Now, onto the calculations.
1. I downloaded data from fbref for all outfield players in Europe
2. I converted all stats to per 90 versions and then possession-adjusted them to better reflect the stats assuming a 50% squad possession across the board
3. I filtered in players labeled as ‘FWD’, basically forwards
4. I filtered in players who have played at least 4 league 90s in 22/23 (I’ve kept this low mainly for the short-term list to uncover backup strikers who aren’t playing much but have done well in limited gametime)
5. I created percentiles within this dataset to order all relevant stats from 0 to 100 percentile
6. I used a weighted formula to create a score from the relevant stat percentiles to rank our desired profiles
7. Finally, in a new addition to my usual method, I give 25% weightage to UEFA league coefficients and 75% to the above weighted score to create a final score
Here’s what we get:
Going by vibes as well, if someone said that Erling Haaland is the type of CF United need, then our formula is on the right track. Kylian Mbappe being 2nd confirms it.
Next, I filtered out players who are impossible to sign (like Mbappe and Nunez) and those who don’t play CF regularly as per transfermarkt positions (like Fati and Gnabry). FYI Cody Gakpo got cut due to the second criteria because…..he’s not a CF! Anyways, not our problem anymore.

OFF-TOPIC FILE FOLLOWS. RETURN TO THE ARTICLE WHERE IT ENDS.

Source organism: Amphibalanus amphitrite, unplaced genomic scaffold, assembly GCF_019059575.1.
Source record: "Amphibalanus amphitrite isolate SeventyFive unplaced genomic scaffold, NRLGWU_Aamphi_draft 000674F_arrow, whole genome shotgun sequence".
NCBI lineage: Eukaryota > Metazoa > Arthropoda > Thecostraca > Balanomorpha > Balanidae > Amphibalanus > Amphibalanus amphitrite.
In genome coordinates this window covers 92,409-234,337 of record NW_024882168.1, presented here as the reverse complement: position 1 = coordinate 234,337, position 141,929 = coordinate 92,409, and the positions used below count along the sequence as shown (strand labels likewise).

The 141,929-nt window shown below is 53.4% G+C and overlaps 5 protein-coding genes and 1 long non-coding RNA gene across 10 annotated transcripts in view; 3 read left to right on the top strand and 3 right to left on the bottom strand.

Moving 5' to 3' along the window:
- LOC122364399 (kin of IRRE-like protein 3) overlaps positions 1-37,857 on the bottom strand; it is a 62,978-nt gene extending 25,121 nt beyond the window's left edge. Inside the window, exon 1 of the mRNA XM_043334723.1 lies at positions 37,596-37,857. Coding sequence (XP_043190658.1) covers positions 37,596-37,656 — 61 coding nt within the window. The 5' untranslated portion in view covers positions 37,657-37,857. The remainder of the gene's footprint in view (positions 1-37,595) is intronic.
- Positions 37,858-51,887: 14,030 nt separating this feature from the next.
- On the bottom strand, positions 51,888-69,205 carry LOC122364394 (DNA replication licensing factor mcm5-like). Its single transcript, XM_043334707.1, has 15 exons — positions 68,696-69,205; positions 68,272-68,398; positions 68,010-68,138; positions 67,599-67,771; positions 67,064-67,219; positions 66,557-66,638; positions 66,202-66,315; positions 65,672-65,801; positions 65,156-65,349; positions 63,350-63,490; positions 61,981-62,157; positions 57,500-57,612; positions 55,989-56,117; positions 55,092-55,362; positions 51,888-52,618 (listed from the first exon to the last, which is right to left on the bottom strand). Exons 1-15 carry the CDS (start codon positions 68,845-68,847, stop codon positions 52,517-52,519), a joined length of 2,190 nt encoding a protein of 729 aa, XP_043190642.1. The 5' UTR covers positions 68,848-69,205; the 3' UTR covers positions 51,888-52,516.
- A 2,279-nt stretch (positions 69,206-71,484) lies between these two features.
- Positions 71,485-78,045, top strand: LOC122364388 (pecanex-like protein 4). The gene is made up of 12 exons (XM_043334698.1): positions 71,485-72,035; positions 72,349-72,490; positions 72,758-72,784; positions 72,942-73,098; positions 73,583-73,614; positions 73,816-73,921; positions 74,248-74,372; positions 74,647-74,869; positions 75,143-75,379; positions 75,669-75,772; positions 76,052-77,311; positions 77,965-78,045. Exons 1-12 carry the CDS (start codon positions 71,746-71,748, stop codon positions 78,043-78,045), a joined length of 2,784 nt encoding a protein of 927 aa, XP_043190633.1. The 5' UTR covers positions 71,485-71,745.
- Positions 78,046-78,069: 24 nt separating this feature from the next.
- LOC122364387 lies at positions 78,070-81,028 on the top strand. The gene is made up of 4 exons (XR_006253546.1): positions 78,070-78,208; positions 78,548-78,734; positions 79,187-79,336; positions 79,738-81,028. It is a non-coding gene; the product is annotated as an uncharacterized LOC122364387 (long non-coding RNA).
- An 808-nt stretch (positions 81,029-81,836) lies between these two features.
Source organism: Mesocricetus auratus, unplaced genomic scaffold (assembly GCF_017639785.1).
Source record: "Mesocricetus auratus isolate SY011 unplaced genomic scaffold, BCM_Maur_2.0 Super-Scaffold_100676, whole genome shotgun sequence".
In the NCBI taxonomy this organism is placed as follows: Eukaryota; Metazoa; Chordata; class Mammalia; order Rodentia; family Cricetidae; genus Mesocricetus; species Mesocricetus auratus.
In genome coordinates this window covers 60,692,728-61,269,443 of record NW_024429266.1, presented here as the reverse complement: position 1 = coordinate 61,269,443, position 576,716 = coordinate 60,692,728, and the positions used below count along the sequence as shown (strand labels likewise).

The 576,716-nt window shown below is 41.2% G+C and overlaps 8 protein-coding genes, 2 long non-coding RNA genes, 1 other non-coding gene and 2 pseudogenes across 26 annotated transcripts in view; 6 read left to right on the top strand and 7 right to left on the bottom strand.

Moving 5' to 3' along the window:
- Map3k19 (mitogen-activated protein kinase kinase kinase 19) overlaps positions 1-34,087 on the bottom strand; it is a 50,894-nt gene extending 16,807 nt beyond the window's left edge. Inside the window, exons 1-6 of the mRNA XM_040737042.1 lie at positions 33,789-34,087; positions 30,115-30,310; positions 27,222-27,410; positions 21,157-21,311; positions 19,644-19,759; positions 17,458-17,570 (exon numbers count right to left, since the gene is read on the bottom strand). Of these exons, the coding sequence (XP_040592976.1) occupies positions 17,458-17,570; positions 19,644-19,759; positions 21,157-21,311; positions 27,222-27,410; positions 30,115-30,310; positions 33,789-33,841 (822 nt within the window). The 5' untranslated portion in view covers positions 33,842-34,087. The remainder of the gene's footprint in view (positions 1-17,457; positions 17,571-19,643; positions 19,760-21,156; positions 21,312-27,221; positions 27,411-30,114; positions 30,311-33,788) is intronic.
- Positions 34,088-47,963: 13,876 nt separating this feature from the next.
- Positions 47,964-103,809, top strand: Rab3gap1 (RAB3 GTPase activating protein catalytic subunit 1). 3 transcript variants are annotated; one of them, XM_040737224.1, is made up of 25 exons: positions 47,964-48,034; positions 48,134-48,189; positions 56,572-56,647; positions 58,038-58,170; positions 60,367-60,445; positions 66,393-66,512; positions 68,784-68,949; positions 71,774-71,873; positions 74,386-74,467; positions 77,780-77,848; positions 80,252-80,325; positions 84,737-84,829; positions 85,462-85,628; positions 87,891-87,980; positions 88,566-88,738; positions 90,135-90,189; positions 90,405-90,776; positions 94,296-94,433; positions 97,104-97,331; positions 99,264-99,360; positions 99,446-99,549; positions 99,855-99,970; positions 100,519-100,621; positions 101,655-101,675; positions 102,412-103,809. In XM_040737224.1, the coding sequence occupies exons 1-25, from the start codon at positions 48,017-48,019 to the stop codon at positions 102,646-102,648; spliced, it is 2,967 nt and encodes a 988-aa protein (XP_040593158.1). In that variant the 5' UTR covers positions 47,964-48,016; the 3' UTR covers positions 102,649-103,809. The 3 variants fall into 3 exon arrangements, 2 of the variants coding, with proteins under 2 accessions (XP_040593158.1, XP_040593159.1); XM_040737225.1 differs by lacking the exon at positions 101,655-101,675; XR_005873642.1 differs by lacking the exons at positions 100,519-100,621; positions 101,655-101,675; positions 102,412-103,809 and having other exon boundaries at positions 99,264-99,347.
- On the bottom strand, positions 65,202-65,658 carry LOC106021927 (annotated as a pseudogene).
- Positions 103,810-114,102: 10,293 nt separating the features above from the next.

From the remaining list, I create two shortlists:
- Long term: Aged under 27 + Played at least 7 league 90s in 22/23
- Short term: Aged above 27 + Haven’t joined their club recently
Let’s take a look at the long-term list first along with some contract and rumored fee details:
Brian Brobbey leads the pack based on the ‘Final Score’. At the young age of 20, while having a strong link to Erik Ten Hag, the striker recently admitted that playing for Manchester United is a dream. The big issue is that he signed for Ajax only in summer 2022 and has a 5-year contract that makes him “not available” for a while, at least.
That takes us to the remaining targets, all of whom represent good options. Let’s run through some of them.
Long-term Option 1: Marcus Thuram
Recent History: Aged 25, Thuram has started as CF in Gladbach’s 4-2-3-1 tactic 17 times this season and has bagged an incredible 13 goals and 4 assists in this period. He has played a lot of LW in his career but has slowly been making the shift to CF. In the 3 seasons before this one, his playing time between LW and CF was almost split equally, but towards the end of last season, he began playing as a striker consistently and was rewarded with a World Cup 2022 call-up ahead of Anthony Martial.